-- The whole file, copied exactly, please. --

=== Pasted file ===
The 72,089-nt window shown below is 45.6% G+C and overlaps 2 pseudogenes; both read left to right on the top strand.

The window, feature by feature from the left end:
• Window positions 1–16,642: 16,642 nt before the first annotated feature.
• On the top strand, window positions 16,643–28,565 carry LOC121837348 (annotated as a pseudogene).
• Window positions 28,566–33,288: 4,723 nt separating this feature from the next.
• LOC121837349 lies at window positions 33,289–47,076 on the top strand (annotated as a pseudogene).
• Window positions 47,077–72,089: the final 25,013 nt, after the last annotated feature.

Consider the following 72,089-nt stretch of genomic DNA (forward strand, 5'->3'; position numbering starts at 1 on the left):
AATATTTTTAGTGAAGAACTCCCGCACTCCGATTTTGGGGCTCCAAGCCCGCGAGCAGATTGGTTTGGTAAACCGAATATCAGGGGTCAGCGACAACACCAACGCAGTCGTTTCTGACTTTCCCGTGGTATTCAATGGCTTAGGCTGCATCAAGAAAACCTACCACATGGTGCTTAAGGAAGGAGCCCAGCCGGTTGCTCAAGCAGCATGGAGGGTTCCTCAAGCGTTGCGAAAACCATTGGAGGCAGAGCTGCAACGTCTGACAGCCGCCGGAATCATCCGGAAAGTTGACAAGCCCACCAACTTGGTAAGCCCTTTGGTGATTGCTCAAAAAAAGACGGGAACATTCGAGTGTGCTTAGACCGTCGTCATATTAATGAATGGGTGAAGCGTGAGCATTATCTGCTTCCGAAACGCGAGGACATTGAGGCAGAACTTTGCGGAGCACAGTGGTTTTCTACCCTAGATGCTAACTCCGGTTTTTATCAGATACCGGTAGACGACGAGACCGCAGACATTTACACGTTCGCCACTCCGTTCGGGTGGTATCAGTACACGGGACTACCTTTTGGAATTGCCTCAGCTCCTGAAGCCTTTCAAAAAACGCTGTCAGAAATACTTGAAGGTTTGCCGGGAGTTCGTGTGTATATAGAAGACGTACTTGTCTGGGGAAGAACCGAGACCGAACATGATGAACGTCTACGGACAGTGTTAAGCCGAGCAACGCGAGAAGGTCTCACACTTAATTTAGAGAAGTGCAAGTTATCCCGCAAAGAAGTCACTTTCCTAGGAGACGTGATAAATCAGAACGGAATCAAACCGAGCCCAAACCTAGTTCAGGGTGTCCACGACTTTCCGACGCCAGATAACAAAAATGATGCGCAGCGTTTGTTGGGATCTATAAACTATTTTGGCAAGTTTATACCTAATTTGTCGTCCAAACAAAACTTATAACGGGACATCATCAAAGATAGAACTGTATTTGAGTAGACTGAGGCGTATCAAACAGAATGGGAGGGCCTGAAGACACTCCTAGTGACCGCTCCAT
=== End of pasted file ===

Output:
The 72,089-nt window shown below is 45.6% G+C and overlaps 2 pseudogenes; both read left to right on the top strand.

The window, feature by feature from the left end:
• Window positions 1–16,642: 16,642 nt before the first annotated feature.
• On the top strand, window positions 16,643–28,565 carry LOC121837348 (annotated as a pseudogene).
• Window positions 28,566–33,288: 4,723 nt separating this feature from the next.
• LOC121837349 lies at window positions 33,289–47,076 on the top strand (annotated as a pseudogene).
• Window positions 47,077–72,089: the final 25,013 nt, after the last annotated feature.

Consider the following 72,089-nt stretch of genomic DNA (forward strand, 5'->3'; position numbering starts at 1 on the left):
AATATTTTTAGTGAAGAACTCCCGCACTCCGATTTTGGGGCTCCAAGCCCGCGAGCAGATTGGTTTGGTAAACCGAATATCAGGGGTCAGCGACAACACCAACGCAGTCGTTTCTGACTTTCCCGTGGTATTCAATGGCTTAGGCTGCATCAAGAAAACCTACCACATGGTGCTTAAGGAAGGAGCCCAGCCGGTTGCTCAAGCAGCATGGAGGGTTCCTCAAGCGTTGCGAAAACCATTGGAGGCAGAGCTGCAACGTCTGACAGCCGCCGGAATCATCCGGAAAGTTGACAAGCCCACCAACTTGGTAAGCCCTTTGGTGATTGCTCAAAAAAAGACGGGAACATTCGAGTGTGCTTAGACCGTCGTCATATTAATGAATGGGTGAAGCGTGAGCATTATCTGCTTCCGAAACGCGAGGACATTGAGGCAGAACTTTGCGGAGCACAGTGGTTTTCTACCCTAGATGCTAACTCCGGTTTTTATCAGATACCGGTAGACGACGAGACCGCAGACATTTACACGTTCGCCACTCCGTTCGGGTGGTATCAGTACACGGGACTACCTTTTGGAATTGCCTCAGCTCCTGAAGCCTTTCAAAAAACGCTGTCAGAAATACTTGAAGGTTTGCCGGGAGTTCGTGTGTATATAGAAGACGTACTTGTCTGGGGAAGAACCGAGACCGAACATGATGAACGTCTACGGACAGTGTTAAGCCGAGCAACGCGAGAAGGTCTCACACTTAATTTAGAGAAGTGCAAGTTATCCCGCAAAGAAGTCACTTTCCTAGGAGACGTGATAAATCAGAACGGAATCAAACCGAGCCCAAACCTAGTTCAGGGTGTCCACGACTTTCCGACGCCAGATAACAAAAATGATGCGCAGCGTTTGTTGGGATCTATAAACTATTTTGGCAAGTTTATACCTAATTTGTCGTCCAAACAAAACTTATAACGGGACATCATCAAAGATAGAACTGTATTTGAGTAGACTGAGGCGTATCAAACAGAATGGGAGGGCCTGAAGACACTCCTAGTGACCGCTCCAT